February 2018 issue of the Socialist Standard
'Lenin on Cooperatives. And Other Articles on Marxism, Philosophy and Society'. By Alan Spence (New Interventions Publications, 150 pages)
This is a collection of articles published in the Trotskyoid journal New Interventions between 1991 and 2008 by a former Communist Party industrial militant who become a ‘Labour & Co-op’ reformist. The subjects range from Lenin's 1921 'New Economic Policy', through 'proletarian philosophy', the NHS, the land question in Hong Kong, to Aristotle and Ancient Athens.
As predicted by those who had understood Marx's theory of social development, once the Bolsheviks had stabilised their rule they were faced with the problem of how to feed the urban population, which, in circumstance of an isolated and economically backward Russia with an 80 percent peasant population, could only be done by allowing and encouraging capitalism to develop in the countryside. During the civil war period the Bolshevik government had simply requisitioned – taken by force – food from the peasantry. Lenin realised that this could not be a permanent policy and in 1921, with the civil war over, introduced the 'new economic policy' of encouraging peasants to move away from subsistence farming to producing a surplus for sale in the towns; at the same time the state industrial enterprises were encouraged to produce farm equipment to sell to the peasants.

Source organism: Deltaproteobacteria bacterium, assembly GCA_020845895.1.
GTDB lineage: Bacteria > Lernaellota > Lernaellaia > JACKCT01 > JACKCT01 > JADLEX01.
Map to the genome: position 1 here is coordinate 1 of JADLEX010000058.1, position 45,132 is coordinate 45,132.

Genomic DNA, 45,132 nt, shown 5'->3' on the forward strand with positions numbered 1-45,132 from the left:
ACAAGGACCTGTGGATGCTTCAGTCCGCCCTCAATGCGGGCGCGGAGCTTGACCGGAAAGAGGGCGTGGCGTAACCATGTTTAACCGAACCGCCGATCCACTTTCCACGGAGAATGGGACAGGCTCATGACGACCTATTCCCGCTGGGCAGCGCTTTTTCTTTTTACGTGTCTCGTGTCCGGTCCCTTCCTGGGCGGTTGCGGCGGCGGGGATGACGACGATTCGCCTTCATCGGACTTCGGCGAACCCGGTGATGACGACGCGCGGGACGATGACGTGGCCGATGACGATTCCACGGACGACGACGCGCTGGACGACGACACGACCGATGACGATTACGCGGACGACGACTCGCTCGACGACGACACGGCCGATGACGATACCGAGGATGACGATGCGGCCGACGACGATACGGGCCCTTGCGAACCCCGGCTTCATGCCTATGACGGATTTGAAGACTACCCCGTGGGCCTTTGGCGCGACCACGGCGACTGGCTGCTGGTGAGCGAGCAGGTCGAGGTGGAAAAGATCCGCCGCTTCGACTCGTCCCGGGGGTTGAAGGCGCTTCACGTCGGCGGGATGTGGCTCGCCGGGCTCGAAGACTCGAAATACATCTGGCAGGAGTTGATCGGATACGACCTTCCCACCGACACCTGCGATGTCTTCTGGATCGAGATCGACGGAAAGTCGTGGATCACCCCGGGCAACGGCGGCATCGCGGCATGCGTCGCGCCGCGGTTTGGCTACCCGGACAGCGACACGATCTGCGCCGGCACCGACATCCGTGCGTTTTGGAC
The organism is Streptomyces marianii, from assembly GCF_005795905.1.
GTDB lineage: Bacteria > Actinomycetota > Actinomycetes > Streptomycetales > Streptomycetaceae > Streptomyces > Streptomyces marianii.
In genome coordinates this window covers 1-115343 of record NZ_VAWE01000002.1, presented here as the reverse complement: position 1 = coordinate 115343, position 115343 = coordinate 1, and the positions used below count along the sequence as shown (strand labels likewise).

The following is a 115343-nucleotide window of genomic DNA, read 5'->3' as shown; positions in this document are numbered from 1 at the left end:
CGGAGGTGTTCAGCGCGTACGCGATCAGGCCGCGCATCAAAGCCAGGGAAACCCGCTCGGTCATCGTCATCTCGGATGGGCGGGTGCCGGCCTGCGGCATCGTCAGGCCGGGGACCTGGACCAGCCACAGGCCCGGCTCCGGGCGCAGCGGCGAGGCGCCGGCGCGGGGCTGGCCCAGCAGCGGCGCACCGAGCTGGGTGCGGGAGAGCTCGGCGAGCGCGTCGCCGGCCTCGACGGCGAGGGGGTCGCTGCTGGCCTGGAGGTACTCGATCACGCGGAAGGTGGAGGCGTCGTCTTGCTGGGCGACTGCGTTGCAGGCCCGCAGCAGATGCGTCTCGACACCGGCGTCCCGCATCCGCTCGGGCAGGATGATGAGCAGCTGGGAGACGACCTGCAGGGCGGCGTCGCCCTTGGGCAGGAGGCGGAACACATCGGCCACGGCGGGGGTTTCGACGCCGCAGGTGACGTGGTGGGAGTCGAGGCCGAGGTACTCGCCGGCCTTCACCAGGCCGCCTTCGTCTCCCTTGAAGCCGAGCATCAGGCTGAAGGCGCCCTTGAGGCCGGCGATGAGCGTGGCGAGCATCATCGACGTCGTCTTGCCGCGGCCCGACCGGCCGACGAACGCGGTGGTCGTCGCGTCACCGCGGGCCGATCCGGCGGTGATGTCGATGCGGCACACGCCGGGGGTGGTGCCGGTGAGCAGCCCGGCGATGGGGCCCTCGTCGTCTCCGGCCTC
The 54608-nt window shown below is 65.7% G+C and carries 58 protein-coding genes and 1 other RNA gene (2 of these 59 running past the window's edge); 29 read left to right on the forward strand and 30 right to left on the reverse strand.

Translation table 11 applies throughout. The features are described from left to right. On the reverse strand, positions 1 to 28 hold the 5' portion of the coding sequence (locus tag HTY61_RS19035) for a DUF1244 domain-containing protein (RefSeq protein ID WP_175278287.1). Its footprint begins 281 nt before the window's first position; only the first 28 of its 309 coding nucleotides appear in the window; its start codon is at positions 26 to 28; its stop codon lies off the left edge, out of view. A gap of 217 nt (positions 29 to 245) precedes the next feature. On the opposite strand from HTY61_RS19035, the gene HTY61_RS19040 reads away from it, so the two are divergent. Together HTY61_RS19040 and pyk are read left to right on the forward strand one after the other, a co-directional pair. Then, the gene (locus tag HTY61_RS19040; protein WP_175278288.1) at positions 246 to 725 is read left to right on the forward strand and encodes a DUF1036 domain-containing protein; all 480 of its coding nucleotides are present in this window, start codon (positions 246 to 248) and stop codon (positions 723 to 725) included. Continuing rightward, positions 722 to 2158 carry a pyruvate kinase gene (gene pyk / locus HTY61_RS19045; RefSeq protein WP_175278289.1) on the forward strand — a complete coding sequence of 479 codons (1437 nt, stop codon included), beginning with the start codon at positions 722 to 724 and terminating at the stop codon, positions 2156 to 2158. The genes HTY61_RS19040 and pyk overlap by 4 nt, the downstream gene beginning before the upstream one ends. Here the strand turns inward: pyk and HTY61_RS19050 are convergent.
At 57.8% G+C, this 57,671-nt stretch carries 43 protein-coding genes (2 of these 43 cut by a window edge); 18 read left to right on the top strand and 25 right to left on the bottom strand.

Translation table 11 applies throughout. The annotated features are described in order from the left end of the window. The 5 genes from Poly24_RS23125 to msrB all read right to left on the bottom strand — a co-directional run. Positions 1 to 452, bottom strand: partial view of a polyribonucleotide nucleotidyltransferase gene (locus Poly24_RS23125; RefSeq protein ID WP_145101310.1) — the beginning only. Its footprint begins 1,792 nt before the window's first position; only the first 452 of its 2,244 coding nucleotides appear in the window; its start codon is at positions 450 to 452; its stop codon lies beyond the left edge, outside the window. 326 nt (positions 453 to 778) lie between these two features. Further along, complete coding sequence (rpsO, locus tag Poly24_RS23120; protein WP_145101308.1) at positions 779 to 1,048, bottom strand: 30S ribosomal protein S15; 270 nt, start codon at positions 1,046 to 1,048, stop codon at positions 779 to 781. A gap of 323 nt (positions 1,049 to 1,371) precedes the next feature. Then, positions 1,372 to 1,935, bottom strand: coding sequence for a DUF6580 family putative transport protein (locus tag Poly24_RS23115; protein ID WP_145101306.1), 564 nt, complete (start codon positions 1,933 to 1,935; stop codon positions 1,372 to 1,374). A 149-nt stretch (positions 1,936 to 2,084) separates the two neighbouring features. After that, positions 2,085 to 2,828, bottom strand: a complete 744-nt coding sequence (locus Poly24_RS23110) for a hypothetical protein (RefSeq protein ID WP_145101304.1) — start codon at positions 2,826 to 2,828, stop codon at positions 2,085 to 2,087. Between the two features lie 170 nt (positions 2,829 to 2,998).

Lenin openly described this policy as 'state capitalism', or the development of capitalism under the auspices of the state. It meant that the Bolshevik government was in the same position as other 'Labour' governments, except that it had come to power through a coup d'état and was determined to hold on to power come what may. Spence well describes this policy and the reasoning behind it, with which he thoroughly agrees, criticising Stalin for abandoning it in favour of forcibly expropriating the peasantry.
Spence, however, is not an uncritical admirer of Lenin. In the articles on philosophy he defends Joseph Dietzgen's view that ideas are equally a part of the real world as what is tangible, as opposed to Lenin's view that 'to say that thought is material is to make a false step, a step towards confusing materialism and idealism.' Lenin's condemnation was enough for the Communist Party to wage a campaign against Dietzgen's view as set out by Fred Casey, of the old National Council of Labour Colleges, in his book Thinking. In regretting this Spence has a point.